Study: Aspirin has potential to treat Alzheimer’s, Parkinson’s, Huntington’s

**FILE**Packages of "Aspirin" medication are seen Aug. 15, 2007, in the pharmaceutical plant of the Bayer company in Bitterfeld, eastern Germany. Germany's antitrust agency said Wednesday Oct. 10, 2007, it had launched an investigation against Bayer AG for illegal price-fixing of aspirin. The agency confirmed a report in the German news magazine Stern that the Leverkusen-based company was under suspicion of having fixed prices with more than 11,000 pharmacies in Germany to artificially keep the price of the painkiller high. (AP Photo/Eckehard Schulz) ** EDITORIAL USE ONLY **

INDIANAPOLIS (WISH) — A new study says Aspirin has the potential to treat multiple neurodegenerative diseases.

Researchers at the Boyce Thompson Institute and John Hopkins University in Baltimore found a component of aspirin, salicylic acid, can help block cell death associated with Alzheimer’s, Parkinson’s and Huntington’s diseases.

According to the study, senior author Daniel Klessig, a professor at Boyce Thompson Institute and Cornell University has studied salicylic acid mainly in plants for years. He found several targets in plants that are affected by salicylic acid, the hormone for regulating a plant immune system, have many of the same targets found in humans.

Researchers discovered that salicylic acid is also effective at stopping GAPDH (Glyceraldehyde 3-Phosphate Dehydrogenase), a central enzyme in glucose metabolism that plays additional roles in the cell from moving into the nucleus that leads to cell death.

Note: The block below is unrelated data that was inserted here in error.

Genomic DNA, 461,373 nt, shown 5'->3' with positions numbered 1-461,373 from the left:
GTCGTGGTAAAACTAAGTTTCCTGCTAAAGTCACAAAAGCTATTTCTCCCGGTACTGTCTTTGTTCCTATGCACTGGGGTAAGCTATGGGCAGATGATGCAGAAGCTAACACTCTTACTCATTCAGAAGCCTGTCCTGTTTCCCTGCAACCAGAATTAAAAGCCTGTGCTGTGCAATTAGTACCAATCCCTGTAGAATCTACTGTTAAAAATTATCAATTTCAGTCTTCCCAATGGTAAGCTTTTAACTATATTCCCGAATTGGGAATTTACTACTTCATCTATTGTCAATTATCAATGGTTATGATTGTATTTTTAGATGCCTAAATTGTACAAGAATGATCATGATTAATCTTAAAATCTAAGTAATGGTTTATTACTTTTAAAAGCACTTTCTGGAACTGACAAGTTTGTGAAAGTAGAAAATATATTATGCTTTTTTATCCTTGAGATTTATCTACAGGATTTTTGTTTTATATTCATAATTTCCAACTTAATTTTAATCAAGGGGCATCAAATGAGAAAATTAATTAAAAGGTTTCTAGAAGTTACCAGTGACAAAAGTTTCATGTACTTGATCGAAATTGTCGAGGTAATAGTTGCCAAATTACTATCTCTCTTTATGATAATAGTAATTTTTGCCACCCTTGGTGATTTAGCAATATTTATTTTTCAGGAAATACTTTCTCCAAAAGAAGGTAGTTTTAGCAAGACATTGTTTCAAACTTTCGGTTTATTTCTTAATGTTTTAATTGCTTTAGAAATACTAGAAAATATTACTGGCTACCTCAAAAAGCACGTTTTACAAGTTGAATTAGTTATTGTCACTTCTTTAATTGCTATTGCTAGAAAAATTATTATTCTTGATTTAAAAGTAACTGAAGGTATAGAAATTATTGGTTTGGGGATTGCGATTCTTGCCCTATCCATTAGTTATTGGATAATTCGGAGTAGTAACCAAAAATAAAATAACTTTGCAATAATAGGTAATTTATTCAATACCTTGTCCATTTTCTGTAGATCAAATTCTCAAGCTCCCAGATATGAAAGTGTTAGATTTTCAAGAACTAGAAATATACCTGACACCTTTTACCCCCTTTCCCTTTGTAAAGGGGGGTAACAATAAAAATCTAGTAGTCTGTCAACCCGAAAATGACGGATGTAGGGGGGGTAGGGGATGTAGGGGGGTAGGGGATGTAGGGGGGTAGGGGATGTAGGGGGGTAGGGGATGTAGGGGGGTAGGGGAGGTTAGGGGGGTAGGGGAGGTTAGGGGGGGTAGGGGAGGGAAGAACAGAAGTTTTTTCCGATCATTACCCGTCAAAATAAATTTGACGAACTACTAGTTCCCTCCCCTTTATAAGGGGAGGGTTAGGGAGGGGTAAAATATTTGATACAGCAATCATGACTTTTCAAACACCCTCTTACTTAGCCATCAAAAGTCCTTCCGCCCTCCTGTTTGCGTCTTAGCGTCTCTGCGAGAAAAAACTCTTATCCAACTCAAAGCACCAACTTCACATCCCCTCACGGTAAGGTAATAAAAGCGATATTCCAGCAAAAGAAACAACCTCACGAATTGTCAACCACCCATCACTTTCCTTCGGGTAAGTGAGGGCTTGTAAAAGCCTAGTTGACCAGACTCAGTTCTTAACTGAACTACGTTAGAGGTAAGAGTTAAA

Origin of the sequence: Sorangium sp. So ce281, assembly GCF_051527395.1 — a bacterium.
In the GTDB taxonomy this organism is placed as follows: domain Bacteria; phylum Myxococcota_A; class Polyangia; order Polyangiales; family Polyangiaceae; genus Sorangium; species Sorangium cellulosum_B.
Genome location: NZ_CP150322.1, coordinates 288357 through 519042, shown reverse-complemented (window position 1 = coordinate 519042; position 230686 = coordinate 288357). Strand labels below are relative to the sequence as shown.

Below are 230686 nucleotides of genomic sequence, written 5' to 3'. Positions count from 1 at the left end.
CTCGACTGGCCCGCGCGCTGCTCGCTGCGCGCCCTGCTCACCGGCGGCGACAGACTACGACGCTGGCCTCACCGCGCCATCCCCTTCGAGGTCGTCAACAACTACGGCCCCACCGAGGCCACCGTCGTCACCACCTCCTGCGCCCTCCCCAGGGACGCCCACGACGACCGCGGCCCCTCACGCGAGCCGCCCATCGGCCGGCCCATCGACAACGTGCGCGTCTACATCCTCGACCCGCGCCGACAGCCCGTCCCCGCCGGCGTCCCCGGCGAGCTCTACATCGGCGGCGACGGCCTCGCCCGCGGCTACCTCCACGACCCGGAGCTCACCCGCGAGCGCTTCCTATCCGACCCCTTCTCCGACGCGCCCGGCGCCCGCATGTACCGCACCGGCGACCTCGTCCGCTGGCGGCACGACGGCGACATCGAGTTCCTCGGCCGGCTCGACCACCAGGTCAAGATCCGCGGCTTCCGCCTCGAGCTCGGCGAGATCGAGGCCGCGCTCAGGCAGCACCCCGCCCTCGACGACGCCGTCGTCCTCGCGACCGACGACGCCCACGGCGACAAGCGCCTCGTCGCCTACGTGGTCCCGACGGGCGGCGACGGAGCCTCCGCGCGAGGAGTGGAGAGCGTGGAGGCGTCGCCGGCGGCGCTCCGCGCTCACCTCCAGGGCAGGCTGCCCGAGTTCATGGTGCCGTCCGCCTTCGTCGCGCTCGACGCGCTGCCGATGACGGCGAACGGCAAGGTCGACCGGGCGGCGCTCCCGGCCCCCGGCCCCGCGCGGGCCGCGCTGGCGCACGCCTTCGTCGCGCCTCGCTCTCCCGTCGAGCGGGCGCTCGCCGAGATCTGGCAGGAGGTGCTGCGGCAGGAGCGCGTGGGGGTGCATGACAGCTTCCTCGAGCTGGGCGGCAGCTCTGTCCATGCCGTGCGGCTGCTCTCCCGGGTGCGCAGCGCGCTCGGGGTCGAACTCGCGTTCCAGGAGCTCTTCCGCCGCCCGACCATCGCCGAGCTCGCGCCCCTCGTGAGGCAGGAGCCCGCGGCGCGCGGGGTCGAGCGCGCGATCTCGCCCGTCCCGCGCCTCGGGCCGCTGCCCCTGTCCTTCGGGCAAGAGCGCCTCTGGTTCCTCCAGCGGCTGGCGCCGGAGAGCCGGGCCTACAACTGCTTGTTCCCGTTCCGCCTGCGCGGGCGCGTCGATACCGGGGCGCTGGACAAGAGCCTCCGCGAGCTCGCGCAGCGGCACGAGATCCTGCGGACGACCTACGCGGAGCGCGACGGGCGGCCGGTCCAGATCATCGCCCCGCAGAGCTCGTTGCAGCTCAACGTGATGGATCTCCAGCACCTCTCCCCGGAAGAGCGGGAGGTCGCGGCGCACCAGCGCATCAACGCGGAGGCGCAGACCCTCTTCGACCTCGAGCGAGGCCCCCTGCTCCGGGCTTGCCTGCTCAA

The study found GAPDH is a target for salicylate drugs related to aspirin, which may be relevant to the therapeutic actions of such drugs.

“A better understanding of how salicylic acid and its derivatives regulate the activities of GAPDH and HMGB1, coupled with the discovery of much more potent synthetic and natural derivatives of salicylic acid, provide great promise for the development of new and better based treatments of a wide variety of prevalent, devastating diseases,” said Klessig.

Researchers said this study is a promising step toward developing new treatments.

Leave a Reply

Fill in your details below or click an icon to log in: Logo

You are commenting using your account. Log Out / Change )

Twitter picture

You are commenting using your Twitter account. Log Out / Change )

Facebook photo

You are commenting using your Facebook account. Log Out / Change )

Google+ photo

You are commenting using your Google+ account. Log Out / Change )

Connecting to %s